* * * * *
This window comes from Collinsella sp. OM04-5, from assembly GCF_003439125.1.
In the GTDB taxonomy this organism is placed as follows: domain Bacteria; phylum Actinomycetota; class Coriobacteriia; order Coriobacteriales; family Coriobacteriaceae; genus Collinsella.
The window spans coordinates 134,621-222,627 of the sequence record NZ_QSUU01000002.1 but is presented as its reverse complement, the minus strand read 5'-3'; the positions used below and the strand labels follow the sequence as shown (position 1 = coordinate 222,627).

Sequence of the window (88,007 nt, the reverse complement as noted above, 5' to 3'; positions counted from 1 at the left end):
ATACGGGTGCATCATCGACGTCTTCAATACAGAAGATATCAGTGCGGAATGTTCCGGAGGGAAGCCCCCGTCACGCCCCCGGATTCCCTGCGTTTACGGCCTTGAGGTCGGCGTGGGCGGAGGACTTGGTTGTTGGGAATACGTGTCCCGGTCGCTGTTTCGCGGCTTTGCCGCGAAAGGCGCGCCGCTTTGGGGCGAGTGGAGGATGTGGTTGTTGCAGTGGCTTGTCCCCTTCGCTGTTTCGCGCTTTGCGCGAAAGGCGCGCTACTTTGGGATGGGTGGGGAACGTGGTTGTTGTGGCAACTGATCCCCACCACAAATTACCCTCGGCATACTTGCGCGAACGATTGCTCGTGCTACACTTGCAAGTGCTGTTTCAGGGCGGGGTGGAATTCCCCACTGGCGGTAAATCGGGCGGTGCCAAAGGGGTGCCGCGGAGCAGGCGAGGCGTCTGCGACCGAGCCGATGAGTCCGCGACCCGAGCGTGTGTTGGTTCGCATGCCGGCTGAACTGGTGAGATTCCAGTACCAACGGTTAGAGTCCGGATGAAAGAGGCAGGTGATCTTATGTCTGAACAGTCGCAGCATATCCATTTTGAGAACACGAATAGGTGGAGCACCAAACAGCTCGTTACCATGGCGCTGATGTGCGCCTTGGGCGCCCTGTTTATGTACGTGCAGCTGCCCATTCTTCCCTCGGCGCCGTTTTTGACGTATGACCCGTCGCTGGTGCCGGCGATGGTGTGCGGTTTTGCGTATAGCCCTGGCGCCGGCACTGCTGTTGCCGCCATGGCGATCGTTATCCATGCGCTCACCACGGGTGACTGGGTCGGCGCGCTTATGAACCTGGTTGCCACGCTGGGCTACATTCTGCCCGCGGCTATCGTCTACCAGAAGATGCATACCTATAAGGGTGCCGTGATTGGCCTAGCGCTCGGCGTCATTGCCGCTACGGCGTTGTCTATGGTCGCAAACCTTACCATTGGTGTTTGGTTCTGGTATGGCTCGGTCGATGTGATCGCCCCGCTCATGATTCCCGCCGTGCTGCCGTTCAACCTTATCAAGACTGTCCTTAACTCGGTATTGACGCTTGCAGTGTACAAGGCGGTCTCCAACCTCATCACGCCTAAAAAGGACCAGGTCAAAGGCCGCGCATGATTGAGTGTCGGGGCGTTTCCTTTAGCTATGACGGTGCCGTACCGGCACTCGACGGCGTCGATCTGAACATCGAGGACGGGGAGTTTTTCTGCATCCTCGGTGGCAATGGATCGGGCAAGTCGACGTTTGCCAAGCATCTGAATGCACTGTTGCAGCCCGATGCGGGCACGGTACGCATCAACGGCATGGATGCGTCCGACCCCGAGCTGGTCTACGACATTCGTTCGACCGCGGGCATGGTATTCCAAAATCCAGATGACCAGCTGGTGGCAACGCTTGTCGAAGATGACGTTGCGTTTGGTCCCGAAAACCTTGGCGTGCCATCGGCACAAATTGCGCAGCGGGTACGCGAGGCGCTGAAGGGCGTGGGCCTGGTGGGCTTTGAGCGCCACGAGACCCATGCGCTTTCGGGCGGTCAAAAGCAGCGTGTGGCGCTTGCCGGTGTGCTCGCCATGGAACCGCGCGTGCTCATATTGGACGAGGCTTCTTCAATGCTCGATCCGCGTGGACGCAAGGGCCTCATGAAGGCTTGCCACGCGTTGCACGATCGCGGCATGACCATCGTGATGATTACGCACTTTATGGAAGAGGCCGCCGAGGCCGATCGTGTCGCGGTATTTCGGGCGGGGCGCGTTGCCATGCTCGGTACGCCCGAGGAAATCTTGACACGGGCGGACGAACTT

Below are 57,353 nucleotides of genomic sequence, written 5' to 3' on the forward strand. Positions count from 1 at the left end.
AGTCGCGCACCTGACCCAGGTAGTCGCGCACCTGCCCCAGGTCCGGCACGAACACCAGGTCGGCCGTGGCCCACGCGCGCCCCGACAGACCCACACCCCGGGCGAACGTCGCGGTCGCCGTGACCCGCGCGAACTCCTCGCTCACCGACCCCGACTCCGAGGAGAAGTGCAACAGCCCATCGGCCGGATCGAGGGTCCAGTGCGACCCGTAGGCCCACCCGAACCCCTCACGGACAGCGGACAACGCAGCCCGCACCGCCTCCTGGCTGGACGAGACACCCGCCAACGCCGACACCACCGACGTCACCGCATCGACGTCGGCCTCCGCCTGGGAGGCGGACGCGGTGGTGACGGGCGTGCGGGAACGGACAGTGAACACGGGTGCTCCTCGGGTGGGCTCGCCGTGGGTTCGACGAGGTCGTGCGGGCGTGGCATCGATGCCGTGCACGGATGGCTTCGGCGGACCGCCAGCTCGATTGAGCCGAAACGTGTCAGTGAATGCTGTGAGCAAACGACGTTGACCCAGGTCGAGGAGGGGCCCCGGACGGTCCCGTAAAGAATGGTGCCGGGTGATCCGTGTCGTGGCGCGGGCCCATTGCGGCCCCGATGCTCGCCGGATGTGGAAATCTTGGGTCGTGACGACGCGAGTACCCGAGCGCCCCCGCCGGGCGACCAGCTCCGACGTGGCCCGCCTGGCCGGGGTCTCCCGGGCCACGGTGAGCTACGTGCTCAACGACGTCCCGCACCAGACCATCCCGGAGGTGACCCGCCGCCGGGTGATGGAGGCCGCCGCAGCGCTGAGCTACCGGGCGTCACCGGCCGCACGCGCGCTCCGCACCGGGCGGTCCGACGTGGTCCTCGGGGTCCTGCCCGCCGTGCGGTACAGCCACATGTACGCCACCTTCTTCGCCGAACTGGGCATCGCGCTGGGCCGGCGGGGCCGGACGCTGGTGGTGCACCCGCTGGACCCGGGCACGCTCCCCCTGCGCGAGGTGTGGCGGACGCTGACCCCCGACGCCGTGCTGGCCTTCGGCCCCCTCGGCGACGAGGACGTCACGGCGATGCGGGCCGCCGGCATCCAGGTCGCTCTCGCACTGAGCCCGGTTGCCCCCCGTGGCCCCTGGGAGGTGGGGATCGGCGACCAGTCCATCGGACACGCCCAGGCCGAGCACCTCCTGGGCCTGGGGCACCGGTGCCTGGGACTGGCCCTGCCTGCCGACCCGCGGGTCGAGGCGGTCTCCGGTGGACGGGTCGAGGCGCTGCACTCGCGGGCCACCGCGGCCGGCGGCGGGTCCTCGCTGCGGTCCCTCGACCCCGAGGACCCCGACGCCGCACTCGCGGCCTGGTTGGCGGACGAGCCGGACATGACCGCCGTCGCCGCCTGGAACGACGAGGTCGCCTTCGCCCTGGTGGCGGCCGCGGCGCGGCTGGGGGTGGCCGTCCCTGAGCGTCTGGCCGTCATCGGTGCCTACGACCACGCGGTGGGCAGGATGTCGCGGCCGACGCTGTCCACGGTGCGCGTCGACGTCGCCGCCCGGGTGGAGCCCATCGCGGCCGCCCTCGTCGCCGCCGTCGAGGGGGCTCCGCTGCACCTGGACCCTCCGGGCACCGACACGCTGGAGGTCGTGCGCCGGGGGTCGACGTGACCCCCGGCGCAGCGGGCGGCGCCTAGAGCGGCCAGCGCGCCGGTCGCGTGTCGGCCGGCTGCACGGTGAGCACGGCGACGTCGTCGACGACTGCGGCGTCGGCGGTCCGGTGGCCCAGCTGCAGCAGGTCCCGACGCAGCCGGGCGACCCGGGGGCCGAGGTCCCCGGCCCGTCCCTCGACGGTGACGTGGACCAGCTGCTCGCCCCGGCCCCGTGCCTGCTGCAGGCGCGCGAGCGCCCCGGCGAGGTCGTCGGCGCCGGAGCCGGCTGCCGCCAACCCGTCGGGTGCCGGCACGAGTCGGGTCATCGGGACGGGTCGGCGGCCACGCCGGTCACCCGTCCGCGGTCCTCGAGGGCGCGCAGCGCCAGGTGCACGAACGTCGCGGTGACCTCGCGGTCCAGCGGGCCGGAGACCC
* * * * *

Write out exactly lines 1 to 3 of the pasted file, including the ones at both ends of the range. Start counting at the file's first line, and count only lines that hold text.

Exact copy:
This window comes from Collinsella sp. OM04-5, from assembly GCF_003439125.1.
In the GTDB taxonomy this organism is placed as follows: domain Bacteria; phylum Actinomycetota; class Coriobacteriia; order Coriobacteriales; family Coriobacteriaceae; genus Collinsella.
The window spans coordinates 134,621-222,627 of the sequence record NZ_QSUU01000002.1 but is presented as its reverse complement, the minus strand read 5'-3'; the positions used below and the strand labels follow the sequence as shown (position 1 = coordinate 222,627).